Marquee Beer Market & Stage, Calgary – May 28, 2016
By Brian Stanko w/ photo’s by Charles Hope
Call The Age of Electric’s music post-post-punk or alternative rock. Call the band edgy or harsh. Call them loud and direct. Call both what you will, but know that they are a great live band. A band with huge hearts, pumping with musical passions, who use their minimalist instrument set-ups to full advantage. The Age of Electric do not fear the sound they make. They avoid gimmickry and digital toys and get to the essence of their songs with precise delivery; strong melodies lying on a bed of sonic power.
Messrs. Kerns (Todd on lead vocal and guitar and John on bass) and Dahles (Ryan on lead guitar and Kurt on drums) play as a cohesive machine—well-honed and smooth. Perhaps the sets of brothers make this happen, but it is more likely they just gel, playing as a unit with effortless ease.
Stepping onto the small stage with little fanfare and a slight buzz from the assorted and mismatched amplifiers they launch into “Motor” with a drive one would expect near the climax of a set, not at the beginning; like going from 0 to 60 without using 2nd or 3rd gear. Todd Kerns is the epitome of rock star prowess. He has the moves, the jet-black long hair, the chiseled jaw-bone, and the tapestry of tattoos that send many a young woman, and perhaps young men, into an ecstatic tizzy. He has the postures and the stance, but without the contrived attitude. To paraphrase Phil Lynott, he’s a “rocker” through and through. But it’s not about him, his band mates are every part as charismatic in their own way. Todd is the front man, but he never loses touch with the foundations, the tight connections that support his vocals ministrations.
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“I Don’t Mind,” “Belly Up,” and “Mad at the World” flow in quick succession: powerful and tuneful. The generally young audience were likely children when the band folded in ’98, but they listened intently, heads nodding, and faces smiling. Kerns encouraged active vocal participation, but only a few reciprocated, mostly they just swayed to the rhythms, living in the moment.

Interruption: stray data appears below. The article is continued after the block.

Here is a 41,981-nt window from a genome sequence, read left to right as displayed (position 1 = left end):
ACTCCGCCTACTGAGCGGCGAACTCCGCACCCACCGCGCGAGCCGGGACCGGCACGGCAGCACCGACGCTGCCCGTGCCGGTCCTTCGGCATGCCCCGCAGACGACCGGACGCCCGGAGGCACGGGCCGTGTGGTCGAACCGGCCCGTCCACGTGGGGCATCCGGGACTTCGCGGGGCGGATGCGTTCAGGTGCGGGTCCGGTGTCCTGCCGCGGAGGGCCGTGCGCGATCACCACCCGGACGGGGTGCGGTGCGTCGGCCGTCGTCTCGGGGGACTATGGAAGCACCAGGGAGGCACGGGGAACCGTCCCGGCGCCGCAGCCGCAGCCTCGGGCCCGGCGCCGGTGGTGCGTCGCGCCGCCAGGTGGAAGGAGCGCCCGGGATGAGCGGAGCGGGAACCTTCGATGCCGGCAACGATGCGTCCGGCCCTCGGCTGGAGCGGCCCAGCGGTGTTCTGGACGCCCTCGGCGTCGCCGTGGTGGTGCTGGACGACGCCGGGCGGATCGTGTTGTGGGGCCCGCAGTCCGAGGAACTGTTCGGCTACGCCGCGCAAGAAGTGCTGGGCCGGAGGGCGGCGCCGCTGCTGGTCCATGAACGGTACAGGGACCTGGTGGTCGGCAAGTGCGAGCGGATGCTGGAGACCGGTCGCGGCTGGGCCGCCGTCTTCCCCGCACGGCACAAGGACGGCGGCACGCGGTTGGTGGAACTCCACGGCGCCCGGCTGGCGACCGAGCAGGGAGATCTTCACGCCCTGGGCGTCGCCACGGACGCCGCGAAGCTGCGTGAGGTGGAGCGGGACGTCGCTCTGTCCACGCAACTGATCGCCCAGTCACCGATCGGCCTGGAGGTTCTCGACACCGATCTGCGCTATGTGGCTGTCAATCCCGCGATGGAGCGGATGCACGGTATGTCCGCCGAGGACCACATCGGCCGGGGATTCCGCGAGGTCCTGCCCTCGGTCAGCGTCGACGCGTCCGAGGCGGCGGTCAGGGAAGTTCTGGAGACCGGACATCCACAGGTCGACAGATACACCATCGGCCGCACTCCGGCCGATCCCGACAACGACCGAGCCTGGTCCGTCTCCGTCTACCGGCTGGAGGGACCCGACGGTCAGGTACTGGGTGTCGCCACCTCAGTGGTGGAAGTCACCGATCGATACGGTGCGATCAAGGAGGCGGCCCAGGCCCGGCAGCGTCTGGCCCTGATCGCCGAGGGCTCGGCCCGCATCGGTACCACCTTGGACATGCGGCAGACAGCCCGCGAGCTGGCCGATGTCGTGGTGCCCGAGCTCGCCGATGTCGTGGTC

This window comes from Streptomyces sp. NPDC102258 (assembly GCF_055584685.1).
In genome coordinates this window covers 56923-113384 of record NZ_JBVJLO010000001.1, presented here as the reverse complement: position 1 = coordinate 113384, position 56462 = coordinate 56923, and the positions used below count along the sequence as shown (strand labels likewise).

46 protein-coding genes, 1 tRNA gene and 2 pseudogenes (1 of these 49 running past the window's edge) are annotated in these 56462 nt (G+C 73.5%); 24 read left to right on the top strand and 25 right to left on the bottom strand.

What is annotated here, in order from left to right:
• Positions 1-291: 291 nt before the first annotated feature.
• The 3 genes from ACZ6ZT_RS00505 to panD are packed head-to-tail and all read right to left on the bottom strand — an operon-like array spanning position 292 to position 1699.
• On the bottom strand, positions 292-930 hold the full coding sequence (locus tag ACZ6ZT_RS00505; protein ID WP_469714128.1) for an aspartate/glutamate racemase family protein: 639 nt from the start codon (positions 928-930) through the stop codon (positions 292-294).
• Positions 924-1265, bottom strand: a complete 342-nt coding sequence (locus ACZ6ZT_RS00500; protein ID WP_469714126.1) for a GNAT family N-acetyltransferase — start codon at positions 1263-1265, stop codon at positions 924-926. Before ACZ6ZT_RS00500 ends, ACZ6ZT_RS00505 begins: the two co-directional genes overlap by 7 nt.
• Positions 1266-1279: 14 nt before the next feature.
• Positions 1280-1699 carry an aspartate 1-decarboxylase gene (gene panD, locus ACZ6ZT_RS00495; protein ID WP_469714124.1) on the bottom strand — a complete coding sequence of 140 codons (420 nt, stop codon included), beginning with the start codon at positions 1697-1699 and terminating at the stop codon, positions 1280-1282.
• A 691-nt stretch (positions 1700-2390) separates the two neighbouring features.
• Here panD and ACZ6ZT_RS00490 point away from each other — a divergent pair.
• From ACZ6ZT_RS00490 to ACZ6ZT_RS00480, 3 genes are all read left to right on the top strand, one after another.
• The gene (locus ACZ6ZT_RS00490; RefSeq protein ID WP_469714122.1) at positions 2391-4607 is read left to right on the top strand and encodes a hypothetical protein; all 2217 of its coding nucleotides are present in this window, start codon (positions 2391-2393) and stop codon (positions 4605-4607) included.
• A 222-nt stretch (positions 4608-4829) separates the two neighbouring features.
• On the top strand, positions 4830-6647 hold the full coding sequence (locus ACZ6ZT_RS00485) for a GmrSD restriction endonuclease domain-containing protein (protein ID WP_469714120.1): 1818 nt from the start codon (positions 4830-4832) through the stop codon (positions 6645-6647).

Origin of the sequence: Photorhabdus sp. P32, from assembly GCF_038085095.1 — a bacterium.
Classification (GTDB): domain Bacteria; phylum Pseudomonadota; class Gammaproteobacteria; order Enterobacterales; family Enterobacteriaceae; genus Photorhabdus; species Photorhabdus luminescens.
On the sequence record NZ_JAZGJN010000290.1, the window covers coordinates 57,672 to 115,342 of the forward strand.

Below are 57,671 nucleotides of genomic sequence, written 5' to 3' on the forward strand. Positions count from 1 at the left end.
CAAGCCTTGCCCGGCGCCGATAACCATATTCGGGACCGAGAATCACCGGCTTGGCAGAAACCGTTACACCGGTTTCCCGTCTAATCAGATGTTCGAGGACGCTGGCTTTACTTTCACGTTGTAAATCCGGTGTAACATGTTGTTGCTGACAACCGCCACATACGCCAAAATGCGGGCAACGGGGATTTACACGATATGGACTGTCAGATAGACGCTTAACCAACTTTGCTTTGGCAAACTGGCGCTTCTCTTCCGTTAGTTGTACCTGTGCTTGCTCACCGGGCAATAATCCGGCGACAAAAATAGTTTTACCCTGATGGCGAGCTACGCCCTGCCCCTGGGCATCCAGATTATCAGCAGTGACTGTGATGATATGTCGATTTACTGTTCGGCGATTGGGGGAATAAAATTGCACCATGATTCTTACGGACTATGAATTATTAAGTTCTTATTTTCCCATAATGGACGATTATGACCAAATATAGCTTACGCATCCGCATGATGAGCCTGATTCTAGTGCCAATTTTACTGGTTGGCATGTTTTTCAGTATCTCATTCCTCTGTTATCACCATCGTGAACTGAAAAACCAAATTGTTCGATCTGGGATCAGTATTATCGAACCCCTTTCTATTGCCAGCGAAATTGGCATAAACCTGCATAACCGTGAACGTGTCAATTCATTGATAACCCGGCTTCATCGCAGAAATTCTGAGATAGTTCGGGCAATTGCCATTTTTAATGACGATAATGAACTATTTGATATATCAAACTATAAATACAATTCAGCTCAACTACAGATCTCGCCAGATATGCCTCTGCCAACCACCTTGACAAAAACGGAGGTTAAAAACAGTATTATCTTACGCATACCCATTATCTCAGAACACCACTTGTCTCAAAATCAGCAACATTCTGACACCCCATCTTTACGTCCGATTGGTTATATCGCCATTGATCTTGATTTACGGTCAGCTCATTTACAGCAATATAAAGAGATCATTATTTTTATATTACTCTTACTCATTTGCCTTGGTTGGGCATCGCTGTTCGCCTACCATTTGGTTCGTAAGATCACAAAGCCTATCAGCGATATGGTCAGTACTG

Brother John had his own moves to counterpoint Todd’s with his Rickenbacker bass slung low, then bending over to rest its body on the stage as he played with wrists at uncomfortable positions. He wasn’t playing so much as pushing the instrument into submission. The Rickenbacker, known mostly for melodic jazz-styled crispness, was transformed into a sleek droning beast that could produce wild fire.
Kurt Dahle, sitting behind a small kit that looked like it had been assembled from a collection of garage sale castoffs, played with a casual zaniness, grimacing and gesturing to no one in particular as he made full use of this lamentable kit, finding the complete dynamic range of its sound and making it sound bigger than should have been humanly possible.
On lead guitar brother Ryan used his singular determination to paint a sonic palette of intense emotions into the thickness of the songs. His solos were compact, dense, and full of curious timbres, taking us along on a journey dark and foreboding, but familiar. He often played with his eyes closed, transported, but never disconnected.
Distinct as individuals, they coalesced into something larger, their sound complete, with a sense of longing as they reflected on their musical history. “Enya,” “Unity or Grenadine,” “Untitled,” and “Getaway” touched on a number of emotions and didn’t disappoint. The songs were played with intense abandon and held sway over the audience. Though many of the songs were close to 20 years old, they rang with a riotous fervor and controlled rage as if the music was sustaining the band, giving them life. It appeared that the band weren’t playing so much for the crowd as for themselves, pulling themselves into the music rather than pulling the music out of their core.
They casually strode new ground with songs “Kids Break Bones,” “The Elephant in the Room,” and “Keys,” all signature pieces full of intense lyrics, great harmonies, and superb melodic hooks. One hopes these songs find a path to live on record—they deserve to be heard again and again. Kerns was hopeful that it would happen at some point.
While regrouping between songs Kerns reflected on the number of times that the band had played Calgary, stating that they have likely performed more hours in this city than any other city in Canada, “It feels like home,” adding that it might be a good idea to set up a residency in the city, playing every weekend since, “we’ve got beers, friends, and loud guitars.”
The encore was short and to the point: “Cranky” then “Remote Control” for which Kerns declared, “you know this song…and if you don’t, you’re in the wrong room.” The crowd drank it up with positive gusto.
A mantra for the night: keep it simple, keep it direct, and have no fear of the sound.